Wallace increased his rebounding to 16.3 per game in the playoffs, reached 20 or more rebounds four times. The 2003–04 season saw Ben Wallace continue to rank among the league leaders in rebounding and blocks. Despite losing out on a third straight Defensive Player of the Year Award to Ron Artest, Wallace increased his scoring average to 9.5 points a game, was named again to the All-Defensive First Team and the All-NBA Second Team. The season featured new head coach Larry Brown, he would lead the Pistons to 54 wins for the season, which included a late season acquisition of star power forward Rasheed Wallace to further improve the team's defense and scoring. In the playoffs, the Pistons handily defeated the Milwaukee Bucks in five games in the first round, before facing New Jersey for the second straight year. Despite taking a 2-game lead to open the series, the Nets would put up a fight against the Pistons to win 3 straight games, the Pistons responded with a 81-75 road win in New Jersey before wrapping up the series with a 90-69 game 7 win.
The Pistons would face the Ron Artest and Reggie Miller-led, league-leading Indiana Pacers, the two teams traded wins in the first four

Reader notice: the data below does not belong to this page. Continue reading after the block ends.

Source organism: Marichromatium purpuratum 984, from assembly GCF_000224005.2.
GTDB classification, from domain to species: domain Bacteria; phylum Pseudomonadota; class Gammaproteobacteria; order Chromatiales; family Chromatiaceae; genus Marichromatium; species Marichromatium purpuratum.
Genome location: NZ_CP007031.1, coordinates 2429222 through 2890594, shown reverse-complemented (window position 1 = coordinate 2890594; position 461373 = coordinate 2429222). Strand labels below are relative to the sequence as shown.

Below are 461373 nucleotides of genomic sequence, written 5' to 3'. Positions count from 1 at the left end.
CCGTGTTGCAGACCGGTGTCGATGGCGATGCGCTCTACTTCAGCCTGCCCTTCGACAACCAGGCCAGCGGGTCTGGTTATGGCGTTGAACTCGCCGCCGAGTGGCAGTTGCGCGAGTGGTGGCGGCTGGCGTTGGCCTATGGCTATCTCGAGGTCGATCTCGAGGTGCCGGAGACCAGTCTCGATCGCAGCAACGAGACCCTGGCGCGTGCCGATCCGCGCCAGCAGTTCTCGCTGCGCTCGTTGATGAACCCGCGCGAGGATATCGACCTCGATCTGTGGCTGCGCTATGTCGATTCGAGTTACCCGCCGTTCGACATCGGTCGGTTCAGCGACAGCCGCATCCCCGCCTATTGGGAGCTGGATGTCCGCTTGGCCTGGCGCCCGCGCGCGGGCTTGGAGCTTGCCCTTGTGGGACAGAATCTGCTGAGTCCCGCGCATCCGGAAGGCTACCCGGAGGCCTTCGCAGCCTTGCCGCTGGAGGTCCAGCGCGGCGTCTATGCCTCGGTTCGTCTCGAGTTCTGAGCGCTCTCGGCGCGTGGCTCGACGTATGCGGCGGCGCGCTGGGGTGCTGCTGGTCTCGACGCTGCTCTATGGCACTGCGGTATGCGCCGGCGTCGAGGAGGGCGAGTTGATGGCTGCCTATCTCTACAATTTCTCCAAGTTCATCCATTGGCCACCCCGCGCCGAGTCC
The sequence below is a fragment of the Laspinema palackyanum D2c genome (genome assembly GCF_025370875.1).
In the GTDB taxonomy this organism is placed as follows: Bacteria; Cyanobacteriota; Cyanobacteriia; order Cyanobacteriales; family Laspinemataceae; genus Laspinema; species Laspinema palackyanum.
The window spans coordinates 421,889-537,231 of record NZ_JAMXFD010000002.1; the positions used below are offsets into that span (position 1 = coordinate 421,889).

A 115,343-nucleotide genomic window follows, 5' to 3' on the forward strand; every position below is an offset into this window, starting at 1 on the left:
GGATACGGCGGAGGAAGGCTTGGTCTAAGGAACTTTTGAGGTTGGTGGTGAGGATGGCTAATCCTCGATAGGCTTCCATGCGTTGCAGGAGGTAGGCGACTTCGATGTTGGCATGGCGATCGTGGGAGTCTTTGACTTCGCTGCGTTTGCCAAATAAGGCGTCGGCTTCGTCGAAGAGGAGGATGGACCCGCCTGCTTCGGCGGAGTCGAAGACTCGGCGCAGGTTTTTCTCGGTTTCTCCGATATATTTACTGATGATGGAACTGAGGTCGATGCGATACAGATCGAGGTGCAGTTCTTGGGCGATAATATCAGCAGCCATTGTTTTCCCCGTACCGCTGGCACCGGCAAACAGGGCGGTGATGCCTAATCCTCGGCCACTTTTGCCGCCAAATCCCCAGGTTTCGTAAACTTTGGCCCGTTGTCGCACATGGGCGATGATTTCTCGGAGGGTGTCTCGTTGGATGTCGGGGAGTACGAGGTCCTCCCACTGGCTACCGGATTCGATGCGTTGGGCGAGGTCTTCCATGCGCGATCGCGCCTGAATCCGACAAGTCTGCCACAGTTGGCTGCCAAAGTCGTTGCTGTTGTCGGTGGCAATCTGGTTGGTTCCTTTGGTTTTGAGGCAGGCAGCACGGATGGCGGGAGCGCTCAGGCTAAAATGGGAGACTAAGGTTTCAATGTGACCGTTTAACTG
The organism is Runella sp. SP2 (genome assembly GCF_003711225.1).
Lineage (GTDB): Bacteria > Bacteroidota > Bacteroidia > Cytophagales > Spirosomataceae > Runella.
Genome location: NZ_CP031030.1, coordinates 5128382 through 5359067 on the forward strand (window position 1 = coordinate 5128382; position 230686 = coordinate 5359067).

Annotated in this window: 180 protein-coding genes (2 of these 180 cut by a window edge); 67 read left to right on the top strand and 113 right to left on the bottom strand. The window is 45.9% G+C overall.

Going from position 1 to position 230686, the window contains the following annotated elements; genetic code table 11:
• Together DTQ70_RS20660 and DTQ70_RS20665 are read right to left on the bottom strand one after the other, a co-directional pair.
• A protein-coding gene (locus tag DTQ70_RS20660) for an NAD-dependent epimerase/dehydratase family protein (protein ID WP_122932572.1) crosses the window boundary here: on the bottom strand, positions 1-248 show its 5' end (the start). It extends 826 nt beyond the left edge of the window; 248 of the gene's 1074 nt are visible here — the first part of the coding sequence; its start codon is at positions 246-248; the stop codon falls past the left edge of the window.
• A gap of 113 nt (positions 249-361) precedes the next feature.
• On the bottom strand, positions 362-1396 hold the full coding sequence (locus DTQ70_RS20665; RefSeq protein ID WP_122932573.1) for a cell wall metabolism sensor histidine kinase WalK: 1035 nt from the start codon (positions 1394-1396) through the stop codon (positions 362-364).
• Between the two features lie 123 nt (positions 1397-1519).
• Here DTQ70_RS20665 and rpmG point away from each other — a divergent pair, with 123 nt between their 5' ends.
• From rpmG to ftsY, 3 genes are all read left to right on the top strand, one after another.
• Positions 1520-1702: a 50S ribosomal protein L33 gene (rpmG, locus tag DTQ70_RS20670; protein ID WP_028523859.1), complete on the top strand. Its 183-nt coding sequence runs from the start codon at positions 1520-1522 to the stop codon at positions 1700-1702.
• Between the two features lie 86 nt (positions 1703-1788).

John Uzoma Ekwugha Amaechi, OBE is an English psychologist and retired basketball player. He played college basketball at Vanderbilt and Penn State, professional basketball in the National Basketball Association. Amaechi played in France, Italy and the United Kingdom. Since retiring from basketball, Amaechi has worked as a psychologist and consultant, establishing his company Amaechi Performance Systems. In February 2007, he became the first former NBA player to come out publicly after doing so in his memoir Man in the Middle. Since he has been regarded as "one of the world's most high-profile gay athletes". Amaechi was born in Boston in the son of an English mother and a Nigerian Igbo father. John and his two younger sisters were raised by their mother in Heaton Moor, England, with him attending the Tithe Barn Primary School before moving on to Stockport Grammar School, he first played basketball at the age of 17, coached by Joe Forber, whom he has described as a father figure. Amaechi moved to the United States to play high school basketball at St. John's Jesuit High School in Toledo, Ohio.